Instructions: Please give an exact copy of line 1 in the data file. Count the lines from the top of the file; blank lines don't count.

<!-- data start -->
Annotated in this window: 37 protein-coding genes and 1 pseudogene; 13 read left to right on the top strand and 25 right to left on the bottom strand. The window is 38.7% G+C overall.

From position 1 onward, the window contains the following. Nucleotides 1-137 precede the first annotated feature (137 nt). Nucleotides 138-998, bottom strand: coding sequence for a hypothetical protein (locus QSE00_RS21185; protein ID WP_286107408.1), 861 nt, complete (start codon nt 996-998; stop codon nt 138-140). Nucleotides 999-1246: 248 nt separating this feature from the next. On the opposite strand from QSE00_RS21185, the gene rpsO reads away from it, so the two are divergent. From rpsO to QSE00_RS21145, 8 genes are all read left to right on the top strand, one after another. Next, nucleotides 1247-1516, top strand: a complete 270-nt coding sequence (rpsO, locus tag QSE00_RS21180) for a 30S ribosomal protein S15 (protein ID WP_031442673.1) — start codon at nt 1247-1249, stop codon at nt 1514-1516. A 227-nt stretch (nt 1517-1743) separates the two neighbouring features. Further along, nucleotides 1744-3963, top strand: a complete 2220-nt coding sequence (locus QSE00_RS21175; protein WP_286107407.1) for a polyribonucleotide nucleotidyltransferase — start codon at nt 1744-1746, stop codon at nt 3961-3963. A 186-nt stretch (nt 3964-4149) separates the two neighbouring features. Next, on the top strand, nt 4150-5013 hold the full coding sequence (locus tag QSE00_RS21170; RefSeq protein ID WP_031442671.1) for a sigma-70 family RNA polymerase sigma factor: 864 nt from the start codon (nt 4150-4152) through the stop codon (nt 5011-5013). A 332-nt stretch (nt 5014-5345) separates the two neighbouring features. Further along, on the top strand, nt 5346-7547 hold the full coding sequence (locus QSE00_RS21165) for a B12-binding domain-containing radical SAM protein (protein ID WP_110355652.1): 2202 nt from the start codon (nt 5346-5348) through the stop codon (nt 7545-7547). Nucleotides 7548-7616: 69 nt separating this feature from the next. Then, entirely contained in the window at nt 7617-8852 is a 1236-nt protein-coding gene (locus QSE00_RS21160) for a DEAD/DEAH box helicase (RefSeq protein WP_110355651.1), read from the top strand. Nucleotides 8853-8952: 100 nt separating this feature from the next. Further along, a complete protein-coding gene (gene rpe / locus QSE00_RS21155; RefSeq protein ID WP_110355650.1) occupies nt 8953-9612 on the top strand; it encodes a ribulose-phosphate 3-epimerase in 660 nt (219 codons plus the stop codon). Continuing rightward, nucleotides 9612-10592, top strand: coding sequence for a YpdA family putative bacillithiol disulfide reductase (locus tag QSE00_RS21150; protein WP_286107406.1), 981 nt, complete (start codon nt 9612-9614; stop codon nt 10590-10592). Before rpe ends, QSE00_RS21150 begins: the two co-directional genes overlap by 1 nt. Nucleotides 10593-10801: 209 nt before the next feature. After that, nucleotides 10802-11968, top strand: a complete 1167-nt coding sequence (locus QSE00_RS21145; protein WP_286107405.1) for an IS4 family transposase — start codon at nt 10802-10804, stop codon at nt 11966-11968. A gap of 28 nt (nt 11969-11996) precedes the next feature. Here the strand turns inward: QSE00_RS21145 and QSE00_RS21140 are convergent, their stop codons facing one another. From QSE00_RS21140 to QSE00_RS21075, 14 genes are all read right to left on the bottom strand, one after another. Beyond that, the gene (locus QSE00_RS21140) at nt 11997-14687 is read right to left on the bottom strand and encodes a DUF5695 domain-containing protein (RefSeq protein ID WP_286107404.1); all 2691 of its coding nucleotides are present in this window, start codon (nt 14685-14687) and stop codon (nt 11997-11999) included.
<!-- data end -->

Annotated in this window: 37 protein-coding genes and 1 pseudogene; 13 read left to right on the top strand and 25 right to left on the bottom strand. The window is 38.7% G+C overall.